Over the past month, there has been a sharp correction in two crucial commodities – crude oil and palm oil – which together account for more than half of business input costs. The price of palm oil – used to make products such as soaps, cookies and noodles – fell to $830 per metric ton from highs of $1,900. Crude oil, a key input for detergents and packaging, among others, fell to less than $100 a barrel from a high of around $130.
“Input costs are still very volatile. They are not expected to return to peak levels, but they need to stay at these levels or fall further for companies to directly reduce MRP or increase the packaging weight,” said Mayank Shah, senior category manager at Parle Products, India’s largest food company. “So until then, consumers will get indirect benefits through promotions like free extra packs or discounts.”
The fast-moving consumer goods (FMCG) market rose 7% in value and fell 5% in volume in the quarter ended June. As volumes have fallen over the past three quarters, value growth has also begun to slow, the companies said. “Despite price increases, if value growth is declining, it is a clear sign that demand is under pressure. While commodity prices are still volatile, increasing promotions and product bundling at lower prices can help manage growth temporarily and at the same time pass on the recent drop in commodity prices,” said Anil Chugh, food business manager at Wipro Consumer Care.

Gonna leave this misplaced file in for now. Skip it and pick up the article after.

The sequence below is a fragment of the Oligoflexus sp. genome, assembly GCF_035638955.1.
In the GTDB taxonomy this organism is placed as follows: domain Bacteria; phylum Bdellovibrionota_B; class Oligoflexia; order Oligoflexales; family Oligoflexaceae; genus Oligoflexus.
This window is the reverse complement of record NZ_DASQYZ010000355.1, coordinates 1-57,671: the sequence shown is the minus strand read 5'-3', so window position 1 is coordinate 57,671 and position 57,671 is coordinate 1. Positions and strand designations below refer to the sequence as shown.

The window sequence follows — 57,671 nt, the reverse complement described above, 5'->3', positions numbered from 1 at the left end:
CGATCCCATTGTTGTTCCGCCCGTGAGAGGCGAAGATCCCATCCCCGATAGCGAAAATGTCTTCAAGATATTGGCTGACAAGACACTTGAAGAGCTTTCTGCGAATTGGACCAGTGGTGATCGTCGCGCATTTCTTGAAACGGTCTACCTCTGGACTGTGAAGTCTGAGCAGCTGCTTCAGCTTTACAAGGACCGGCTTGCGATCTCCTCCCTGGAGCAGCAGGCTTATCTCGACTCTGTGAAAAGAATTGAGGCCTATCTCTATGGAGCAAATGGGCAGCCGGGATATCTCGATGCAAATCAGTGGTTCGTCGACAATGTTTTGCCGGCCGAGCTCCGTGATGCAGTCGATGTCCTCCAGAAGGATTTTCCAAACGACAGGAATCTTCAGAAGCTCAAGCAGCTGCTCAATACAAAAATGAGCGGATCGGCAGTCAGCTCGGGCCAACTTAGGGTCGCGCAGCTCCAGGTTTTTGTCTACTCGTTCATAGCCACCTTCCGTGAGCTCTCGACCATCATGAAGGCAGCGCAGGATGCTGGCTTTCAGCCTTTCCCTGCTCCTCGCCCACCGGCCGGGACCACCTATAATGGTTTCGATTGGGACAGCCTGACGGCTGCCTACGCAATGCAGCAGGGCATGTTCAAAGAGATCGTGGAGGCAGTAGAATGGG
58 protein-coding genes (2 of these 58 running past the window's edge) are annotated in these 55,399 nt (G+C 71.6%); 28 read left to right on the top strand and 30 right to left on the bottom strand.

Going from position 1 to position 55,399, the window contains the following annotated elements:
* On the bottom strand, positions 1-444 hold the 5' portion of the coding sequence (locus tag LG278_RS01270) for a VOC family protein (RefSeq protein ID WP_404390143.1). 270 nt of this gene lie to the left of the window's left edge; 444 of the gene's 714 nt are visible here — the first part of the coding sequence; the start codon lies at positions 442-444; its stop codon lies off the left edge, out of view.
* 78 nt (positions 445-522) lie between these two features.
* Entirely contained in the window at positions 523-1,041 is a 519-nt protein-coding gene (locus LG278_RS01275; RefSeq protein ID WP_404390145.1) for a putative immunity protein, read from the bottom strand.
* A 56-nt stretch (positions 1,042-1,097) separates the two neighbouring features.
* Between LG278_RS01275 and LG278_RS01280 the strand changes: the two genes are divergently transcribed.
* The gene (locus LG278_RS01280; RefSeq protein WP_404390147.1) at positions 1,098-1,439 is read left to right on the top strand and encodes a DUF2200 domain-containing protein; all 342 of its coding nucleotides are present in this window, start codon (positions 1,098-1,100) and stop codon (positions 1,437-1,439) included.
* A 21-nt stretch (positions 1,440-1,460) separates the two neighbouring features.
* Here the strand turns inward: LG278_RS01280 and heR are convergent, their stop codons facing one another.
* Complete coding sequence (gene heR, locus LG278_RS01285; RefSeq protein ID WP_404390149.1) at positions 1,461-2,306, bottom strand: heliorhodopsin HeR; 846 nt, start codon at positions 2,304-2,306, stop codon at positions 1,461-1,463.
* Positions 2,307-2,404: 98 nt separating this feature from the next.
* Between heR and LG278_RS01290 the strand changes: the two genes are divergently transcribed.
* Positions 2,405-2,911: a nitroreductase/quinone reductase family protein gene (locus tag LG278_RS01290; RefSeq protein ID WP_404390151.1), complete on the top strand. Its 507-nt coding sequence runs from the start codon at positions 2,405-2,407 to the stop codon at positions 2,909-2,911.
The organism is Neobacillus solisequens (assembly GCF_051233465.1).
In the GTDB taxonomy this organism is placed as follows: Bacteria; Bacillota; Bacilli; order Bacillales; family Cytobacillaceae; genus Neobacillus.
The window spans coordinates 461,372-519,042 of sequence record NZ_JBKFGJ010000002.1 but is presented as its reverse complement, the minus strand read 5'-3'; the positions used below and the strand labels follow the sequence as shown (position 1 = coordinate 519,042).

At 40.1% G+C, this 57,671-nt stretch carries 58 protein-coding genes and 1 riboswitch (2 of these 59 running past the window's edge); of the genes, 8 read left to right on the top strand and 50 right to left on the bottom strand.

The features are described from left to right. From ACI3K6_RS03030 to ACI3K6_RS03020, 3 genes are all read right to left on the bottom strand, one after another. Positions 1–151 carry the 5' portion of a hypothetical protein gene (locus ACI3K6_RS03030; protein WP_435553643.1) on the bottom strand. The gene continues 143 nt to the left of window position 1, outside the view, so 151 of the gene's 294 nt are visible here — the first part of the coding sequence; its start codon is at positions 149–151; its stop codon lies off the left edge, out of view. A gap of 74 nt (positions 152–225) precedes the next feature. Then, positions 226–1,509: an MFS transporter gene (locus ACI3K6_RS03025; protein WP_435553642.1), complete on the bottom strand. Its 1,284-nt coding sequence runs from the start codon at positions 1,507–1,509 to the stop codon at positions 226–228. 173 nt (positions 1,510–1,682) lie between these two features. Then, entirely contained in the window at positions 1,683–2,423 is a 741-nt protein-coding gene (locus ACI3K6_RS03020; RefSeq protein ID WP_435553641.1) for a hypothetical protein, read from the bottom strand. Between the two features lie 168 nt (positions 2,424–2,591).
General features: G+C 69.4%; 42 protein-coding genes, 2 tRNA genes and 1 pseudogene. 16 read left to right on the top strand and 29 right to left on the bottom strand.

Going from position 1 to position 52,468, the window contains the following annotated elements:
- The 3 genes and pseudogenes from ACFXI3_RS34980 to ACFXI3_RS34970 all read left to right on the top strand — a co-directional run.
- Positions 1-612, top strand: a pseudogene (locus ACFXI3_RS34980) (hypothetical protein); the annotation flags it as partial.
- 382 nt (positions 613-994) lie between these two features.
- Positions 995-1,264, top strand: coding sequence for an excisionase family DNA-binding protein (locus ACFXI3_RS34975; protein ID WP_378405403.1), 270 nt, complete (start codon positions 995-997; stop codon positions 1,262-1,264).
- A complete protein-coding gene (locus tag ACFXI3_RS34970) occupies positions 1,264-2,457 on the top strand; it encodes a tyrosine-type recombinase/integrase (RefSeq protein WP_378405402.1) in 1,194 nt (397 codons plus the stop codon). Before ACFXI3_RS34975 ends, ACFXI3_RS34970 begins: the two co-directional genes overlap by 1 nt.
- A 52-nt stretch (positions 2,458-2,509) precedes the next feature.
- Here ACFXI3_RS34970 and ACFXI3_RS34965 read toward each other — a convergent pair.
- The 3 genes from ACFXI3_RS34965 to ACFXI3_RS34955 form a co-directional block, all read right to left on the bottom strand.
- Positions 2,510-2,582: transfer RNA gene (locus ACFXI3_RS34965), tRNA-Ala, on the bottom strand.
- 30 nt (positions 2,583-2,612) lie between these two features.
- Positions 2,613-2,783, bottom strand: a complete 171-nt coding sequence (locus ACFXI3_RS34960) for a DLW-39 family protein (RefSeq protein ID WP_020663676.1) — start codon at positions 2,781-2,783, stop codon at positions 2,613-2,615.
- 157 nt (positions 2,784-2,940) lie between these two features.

“ Back to recommendation stories
Most companies have already bought or contracted raw materials at high prices, which translates into higher manufacturing costs for the current quarter. In addition, rising freight costs and the depreciation of the rupee are still of concern.
During his earnings call,
said prices for a few commodities cooled but most inputs remained significantly high relative to the long-term average.
The company expects some moderation in inflation in the December quarter, especially if geopolitical tensions ease.
In standby and watch mode
“If the slowdown we’ve been seeing lately in commodities continues, we expect the net material impact in the December quarter to be less than the September quarter. We’ll have to wait and watch how prices move commodities over the next few months to get an idea of the exact amount of reduction,” Ritesh Tiwari, Chief Financial Officer,
CMD Sanjiv Puri told ET that even though commodity prices have cooled down, it is very difficult to predict the outlook as there are multiple factors including supply issues.
“Inflation will remain at a high level. But whenever there is some reduction, we will pass the savings on to inflation-stressed consumers. Any benefit will accrue to consumers,” he said.
The planned promotions are initially expected to occur through modern shopping and online channels, the distributors said. “Price discounts could be passed on to supermarkets and e-commerce players, as distributors generally have more incentive to increase volume sales instead of new stock with offers,” said Dillip Gupta, founder of Svastiga. Distribution, which distributes for half a dozen companies, including Hindustan. Unilever,
ITC and Parlé.